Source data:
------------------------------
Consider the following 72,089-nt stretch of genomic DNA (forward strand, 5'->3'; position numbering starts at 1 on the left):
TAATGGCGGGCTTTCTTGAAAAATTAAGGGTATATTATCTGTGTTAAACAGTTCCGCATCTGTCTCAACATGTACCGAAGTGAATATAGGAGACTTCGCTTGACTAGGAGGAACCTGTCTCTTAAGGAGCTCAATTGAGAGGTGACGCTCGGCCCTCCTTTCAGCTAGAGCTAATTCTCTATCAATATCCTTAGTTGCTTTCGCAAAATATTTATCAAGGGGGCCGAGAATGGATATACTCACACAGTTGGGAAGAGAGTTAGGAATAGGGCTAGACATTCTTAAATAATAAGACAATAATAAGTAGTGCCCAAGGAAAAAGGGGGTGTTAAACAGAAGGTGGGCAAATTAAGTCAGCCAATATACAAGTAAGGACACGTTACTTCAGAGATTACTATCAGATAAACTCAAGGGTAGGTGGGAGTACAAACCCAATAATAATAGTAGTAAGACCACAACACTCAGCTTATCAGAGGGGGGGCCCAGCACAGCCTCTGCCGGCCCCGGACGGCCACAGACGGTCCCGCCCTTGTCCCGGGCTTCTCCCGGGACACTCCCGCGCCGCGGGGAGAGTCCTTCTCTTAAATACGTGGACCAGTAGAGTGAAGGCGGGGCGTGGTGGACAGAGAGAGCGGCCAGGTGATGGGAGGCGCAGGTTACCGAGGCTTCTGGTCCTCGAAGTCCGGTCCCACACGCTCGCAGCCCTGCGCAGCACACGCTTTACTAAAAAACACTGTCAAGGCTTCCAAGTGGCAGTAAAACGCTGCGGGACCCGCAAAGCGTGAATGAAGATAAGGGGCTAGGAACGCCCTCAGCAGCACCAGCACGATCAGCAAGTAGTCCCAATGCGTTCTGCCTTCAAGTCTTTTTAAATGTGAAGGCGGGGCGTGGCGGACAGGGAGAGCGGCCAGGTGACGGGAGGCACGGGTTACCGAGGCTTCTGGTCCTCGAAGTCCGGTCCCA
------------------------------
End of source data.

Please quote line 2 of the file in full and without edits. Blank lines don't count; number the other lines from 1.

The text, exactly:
TAATGGCGGGCTTTCTTGAAAAATTAAGGGTATATTATCTGTGTTAAACAGTTCCGCATCTGTCTCAACATGTACCGAAGTGAATATAGGAGACTTCGCTTGACTAGGAGGAACCTGTCTCTTAAGGAGCTCAATTGAGAGGTGACGCTCGGCCCTCCTTTCAGCTAGAGCTAATTCTCTATCAATATCCTTAGTTGCTTTCGCAAAATATTTATCAAGGGGGCCGAGAATGGATATACTCACACAGTTGGGAAGAGAGTTAGGAATAGGGCTAGACATTCTTAAATAATAAGACAATAATAAGTAGTGCCCAAGGAAAAAGGGGGTGTTAAACAGAAGGTGGGCAAATTAAGTCAGCCAATATACAAGTAAGGACACGTTACTTCAGAGATTACTATCAGATAAACTCAAGGGTAGGTGGGAGTACAAACCCAATAATAATAGTAGTAAGACCACAACACTCAGCTTATCAGAGGGGGGGCCCAGCACAGCCTCTGCCGGCCCCGGACGGCCACAGACGGTCCCGCCCTTGTCCCGGGCTTCTCCCGGGACACTCCCGCGCCGCGGGGAGAGTCCTTCTCTTAAATACGTGGACCAGTAGAGTGAAGGCGGGGCGTGGTGGACAGAGAGAGCGGCCAGGTGATGGGAGGCGCAGGTTACCGAGGCTTCTGGTCCTCGAAGTCCGGTCCCACACGCTCGCAGCCCTGCGCAGCACACGCTTTACTAAAAAACACTGTCAAGGCTTCCAAGTGGCAGTAAAACGCTGCGGGACCCGCAAAGCGTGAATGAAGATAAGGGGCTAGGAACGCCCTCAGCAGCACCAGCACGATCAGCAAGTAGTCCCAATGCGTTCTGCCTTCAAGTCTTTTTAAATGTGAAGGCGGGGCGTGGCGGACAGGGAGAGCGGCCAGGTGACGGGAGGCACGGGTTACCGAGGCTTCTGGTCCTCGAAGTCCGGTCCCA